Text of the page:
A matrix is a collection of numbers ordered in the manner of rows and columns: this is a highly convenient way to store lots of data. One example of such data may be the scores of several students (rows) on several exams (columns). Usually these numbers are enclosed inside square brackets in a matrix:

## Adding and Subtracting Matrices

Matrix addition and subtraction operate on matrices element-by-element. The two input matrices should be of same dimensions. The result is the new matrix of the same dimensions where each element of new matrix is the sum or difference of each corresponding input element. For example, consider combination of portfolios of different quantities for same stocks

For illustration lets take an example: shares of stocks A, B, and C [the rows] in portfolios P and Q [the columns] plus shares of A, B, and C in portfolios R and S.

Portfolios_PQ = [100 200

500 400

300 150];

Portfolios_RS = [175 125

200 200

100 500];

NewPortfolios = Portfolios_PQ + Portfolios_RS

## Multiplying Matrices

Matrix multiplication does not operate on matrices element-by-element. It operates following the rules of linear algebra. For multiplying matrices user should remember this key rule: the inner dimensions should be the same. That is, if the first matrix is m-by-3, the second should be 3-by-n. The resulting matrix is m-by-n.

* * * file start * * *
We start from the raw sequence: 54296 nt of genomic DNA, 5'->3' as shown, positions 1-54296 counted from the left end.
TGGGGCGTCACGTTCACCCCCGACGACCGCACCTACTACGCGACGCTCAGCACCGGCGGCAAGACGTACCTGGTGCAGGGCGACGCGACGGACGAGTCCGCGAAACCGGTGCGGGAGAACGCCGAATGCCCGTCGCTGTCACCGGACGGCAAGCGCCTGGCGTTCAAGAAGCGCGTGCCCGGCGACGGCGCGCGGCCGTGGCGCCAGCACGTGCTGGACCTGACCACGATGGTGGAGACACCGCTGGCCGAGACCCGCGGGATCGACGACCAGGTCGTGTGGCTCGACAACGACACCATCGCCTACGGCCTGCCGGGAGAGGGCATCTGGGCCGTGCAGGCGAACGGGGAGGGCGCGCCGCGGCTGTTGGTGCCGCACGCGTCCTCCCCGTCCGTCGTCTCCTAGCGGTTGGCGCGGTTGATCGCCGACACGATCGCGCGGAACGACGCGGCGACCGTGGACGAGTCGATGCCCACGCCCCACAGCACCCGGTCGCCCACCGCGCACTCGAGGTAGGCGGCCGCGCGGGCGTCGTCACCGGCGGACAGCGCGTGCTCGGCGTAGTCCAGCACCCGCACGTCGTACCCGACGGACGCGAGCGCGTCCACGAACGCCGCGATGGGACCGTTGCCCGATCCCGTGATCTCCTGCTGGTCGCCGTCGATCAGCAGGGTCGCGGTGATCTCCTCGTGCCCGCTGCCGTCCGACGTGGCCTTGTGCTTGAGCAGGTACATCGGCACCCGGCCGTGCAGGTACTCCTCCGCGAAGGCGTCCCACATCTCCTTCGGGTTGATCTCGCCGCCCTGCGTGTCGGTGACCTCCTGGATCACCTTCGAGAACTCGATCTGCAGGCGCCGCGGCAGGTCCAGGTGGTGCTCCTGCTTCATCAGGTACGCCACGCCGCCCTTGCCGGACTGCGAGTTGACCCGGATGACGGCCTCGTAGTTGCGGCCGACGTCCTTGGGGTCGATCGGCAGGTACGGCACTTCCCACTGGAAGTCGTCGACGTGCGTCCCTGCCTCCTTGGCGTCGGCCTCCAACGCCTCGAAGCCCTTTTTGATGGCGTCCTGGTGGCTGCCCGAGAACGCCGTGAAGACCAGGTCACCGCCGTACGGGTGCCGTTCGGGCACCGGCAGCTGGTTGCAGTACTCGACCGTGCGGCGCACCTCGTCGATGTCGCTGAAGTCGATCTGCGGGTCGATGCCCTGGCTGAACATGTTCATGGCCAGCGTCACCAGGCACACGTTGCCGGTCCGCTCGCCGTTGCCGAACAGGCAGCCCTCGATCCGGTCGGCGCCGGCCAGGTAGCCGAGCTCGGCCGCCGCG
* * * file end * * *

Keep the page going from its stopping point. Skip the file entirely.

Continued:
Matrix multiplication also is not commutative; that is, it is dependent of order. A*B does not equal B*A. The dimension rule shows this property. If A is a matrix having order 1-by-3 and B is a matrix having order 3-by-1 , A*B yields a scalar (1-by-1) matrix but B*A yields a 3-by-3 matrix.

To show, assume that there are two portfolios of the same three stocks mentioned above but with different quantities.

Portfolios = [100 200

500 400

300 150];

Multiplying the 5-by-3 matrix o week's closing prices by the 3-by-2 matrix of portfolios yields a 5-by-2 matrix showing each day's closing value for both portfolios.

PortfolioValues = WeekClosePr * Portfolios

## Dividing Matrices

Matrix division is useful mainly for solving equations, and especially for solving simultaneous linear equations . For example, to solve for X in A*X = B.

MATLAB simplifies the process by providing two matrix division symbols, left and right (\ and /). In general,

X = A\B used to solve for X in A*X = B and

X = B/A used to solve for X in X*A = B.